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Browse Prior Art Database

Video Electronics Standards Association Display Data Channel-1 Capability on XGA-2 Sub-Systems

IP.com Disclosure Number: IPCOM000115013D
Original Publication Date: 1995-Mar-01
Included in the Prior Art Database: 2005-Mar-30
Document File: 2 page(s) / 36K

Publishing Venue

IBM

Related People

Harley, M: AUTHOR [+2]

Abstract

The Video Electronics Standards Association (VESA) have proposed the use of a Display Data Channel (DDC) in order that monitors and their attached systems might communicate [Ref VESA BIOS Extensions/Display Data Channel (VBE/DDC) Proposal v1.0p Rev 22p, 10 June 1994]. The minimum implementation (DDC-1) allows a monitor to "tell" the attached system information about its function etc. The system can then exploit the display to their mutually greatest advantage without direct user intervention (ie "Plug & Play"). The following describes a method of obtaining DDC-1 information from a display on any system which uses an XGA-2 graphics sub-system.

This text was extracted from an ASCII text file.
This is the abbreviated version, containing approximately 93% of the total text.

Video Electronics Standards Association Display Data Channel-1 Capability
on XGA-2 Sub-Systems

      The Video Electronics Standards Association (VESA) have
proposed the use of a Display Data Channel (DDC) in order that
monitors and their attached systems might communicate [Ref VESA BIOS
Extensions/Display Data Channel (VBE/DDC) Proposal v1.0p Rev 22p, 10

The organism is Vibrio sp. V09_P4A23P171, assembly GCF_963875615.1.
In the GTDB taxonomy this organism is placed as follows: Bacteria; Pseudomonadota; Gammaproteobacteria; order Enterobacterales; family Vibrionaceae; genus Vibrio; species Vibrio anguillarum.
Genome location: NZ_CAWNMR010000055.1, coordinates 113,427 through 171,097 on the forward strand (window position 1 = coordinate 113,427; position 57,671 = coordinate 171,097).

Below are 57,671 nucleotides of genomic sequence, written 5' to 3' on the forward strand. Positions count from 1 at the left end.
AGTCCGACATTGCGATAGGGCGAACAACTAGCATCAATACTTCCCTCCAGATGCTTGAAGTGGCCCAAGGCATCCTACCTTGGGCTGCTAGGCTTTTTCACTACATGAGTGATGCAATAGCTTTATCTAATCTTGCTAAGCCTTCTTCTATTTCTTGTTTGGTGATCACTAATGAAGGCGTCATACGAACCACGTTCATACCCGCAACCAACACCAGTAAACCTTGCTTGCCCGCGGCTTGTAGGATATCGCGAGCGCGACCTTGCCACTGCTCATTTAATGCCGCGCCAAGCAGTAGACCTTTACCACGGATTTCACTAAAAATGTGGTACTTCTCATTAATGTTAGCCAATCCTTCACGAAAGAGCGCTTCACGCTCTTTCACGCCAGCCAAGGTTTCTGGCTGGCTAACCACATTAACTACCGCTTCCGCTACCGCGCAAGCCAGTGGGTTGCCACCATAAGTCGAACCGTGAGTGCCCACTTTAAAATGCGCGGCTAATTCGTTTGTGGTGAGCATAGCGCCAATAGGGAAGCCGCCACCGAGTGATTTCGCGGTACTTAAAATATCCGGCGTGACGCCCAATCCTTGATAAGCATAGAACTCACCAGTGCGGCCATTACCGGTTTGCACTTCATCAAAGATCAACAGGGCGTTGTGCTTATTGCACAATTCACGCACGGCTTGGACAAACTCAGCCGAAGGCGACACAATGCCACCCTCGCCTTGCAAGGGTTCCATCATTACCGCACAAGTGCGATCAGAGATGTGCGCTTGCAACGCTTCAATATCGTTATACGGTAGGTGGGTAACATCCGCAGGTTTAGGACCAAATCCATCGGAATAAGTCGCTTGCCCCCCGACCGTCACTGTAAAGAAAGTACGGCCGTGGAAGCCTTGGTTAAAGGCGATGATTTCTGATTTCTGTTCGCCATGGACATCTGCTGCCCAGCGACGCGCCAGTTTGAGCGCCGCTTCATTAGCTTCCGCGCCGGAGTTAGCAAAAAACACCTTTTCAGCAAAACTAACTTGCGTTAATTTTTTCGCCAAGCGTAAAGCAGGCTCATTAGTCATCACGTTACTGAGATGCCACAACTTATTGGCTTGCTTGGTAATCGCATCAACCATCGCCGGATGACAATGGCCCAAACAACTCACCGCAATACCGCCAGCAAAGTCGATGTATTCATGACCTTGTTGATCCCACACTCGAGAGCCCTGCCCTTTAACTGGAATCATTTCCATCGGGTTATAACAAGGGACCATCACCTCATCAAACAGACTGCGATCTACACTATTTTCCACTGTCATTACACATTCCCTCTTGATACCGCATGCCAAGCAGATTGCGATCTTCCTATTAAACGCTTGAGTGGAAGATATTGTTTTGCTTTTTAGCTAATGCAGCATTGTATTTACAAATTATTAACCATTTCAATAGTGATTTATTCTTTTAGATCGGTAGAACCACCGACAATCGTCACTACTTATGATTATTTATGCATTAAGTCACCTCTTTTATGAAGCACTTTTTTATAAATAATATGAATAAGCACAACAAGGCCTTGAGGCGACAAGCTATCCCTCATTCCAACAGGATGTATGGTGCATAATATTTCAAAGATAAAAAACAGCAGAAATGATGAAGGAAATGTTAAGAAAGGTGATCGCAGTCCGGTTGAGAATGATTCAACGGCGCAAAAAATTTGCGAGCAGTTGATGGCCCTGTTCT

June 1994].  The minimum implementation (DDC-1) allows a monitor to
"tell" the attached system information about its function etc.  The
system can then exploit the display to their mutually greatest
advantage without direct user intervention (ie "Plug & Play").  The
following describes a method of obtaining DDC-1 information from a
display on any system which uses an XGA-2 graphics sub-system.

      In summary, DDC-1 capable displays serially transmit a 128-byte
message continuously to the attached graphics sub-system.  The data
is transmitted via a pin traditionally used for one of the Monitor ID
bits.  The data is clocked using the Vertical Synchronization (VSync)
signal.

      A very simple software routine can be executed to toggle the
VSync line (via the XGA Display Mode register on an XGA-2 Subsystem),
wait for the data to become valid and reading the data bit (via the
XGA Monitor ID register on an XGA-2 Subsystem).  This routine can be
repeated until all 128 bytes of the message have been read in.  Once
stored the message is scanned for the pre-defined header to identify
a start position.  The...